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I made it into the fifth life cycle

Some first nation people in North America talk about 7-year life circles. Each of them carry some specific function for personality, each of them opens up some new layers in life. Since I was child, I somehow never imagined my life lasting longer than the age of 27. I just didn’t see it coming afterwards, except perhaps an image of driving a motorbike when already retired. But apart from that I didn’t really relate to any imaginations that would go towards the period of life which would start the fifth life circle.

IMG_8823Exactly one year ago I was raising some glasses with my friends in Yogyakarta, joking, that I sure will have a great last year of my life. And I felt I didn’t want any party, but at the night of my 27th birthday I wanted to pray. Pray for some absolute energy, ultimate vibration, null-energy, tone of the universe. And Shiva, yes. Hindu temples could possibly raise this connection. So I told my friends that I’ll be taking a motorbike an hour drive away from the city to a small hindu temple at night, feel free to join me. Instead of couple of friends (I didn’t expect anyone care to drive out in the middle of the night), we were altogether seven people – Berit, Marie, Monica, Jali, Ethel among them.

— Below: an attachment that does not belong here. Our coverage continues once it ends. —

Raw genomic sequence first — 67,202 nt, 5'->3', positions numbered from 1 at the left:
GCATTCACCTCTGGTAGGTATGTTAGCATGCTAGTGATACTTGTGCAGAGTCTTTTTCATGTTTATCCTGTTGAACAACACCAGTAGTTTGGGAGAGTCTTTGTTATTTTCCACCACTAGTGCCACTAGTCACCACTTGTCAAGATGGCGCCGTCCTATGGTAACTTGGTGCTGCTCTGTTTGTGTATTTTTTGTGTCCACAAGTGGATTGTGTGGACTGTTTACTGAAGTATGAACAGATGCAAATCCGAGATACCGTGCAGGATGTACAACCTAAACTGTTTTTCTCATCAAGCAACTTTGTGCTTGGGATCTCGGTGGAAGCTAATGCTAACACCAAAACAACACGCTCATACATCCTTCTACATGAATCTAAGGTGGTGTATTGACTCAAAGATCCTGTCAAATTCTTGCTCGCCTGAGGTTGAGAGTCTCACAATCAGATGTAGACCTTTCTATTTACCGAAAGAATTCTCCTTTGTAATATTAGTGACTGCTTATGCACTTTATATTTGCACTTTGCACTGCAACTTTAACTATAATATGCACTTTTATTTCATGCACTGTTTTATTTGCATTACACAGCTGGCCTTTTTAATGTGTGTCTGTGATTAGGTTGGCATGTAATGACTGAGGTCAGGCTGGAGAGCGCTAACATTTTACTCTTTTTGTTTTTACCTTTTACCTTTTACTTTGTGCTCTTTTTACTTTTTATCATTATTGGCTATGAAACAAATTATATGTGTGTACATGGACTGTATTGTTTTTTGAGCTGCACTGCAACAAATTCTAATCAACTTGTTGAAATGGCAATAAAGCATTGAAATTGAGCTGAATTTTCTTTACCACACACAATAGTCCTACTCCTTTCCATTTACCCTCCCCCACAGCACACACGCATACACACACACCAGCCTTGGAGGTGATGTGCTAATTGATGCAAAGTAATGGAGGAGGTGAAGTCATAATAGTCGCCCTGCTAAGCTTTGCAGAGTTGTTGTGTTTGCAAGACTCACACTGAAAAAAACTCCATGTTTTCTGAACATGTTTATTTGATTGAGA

What happened though, was that our crowd turned out to be joyful people, full of life and… bigger plans. So on the way we managed to set up another plan for a much bigger Hindu temple. The one which was so heavily calling.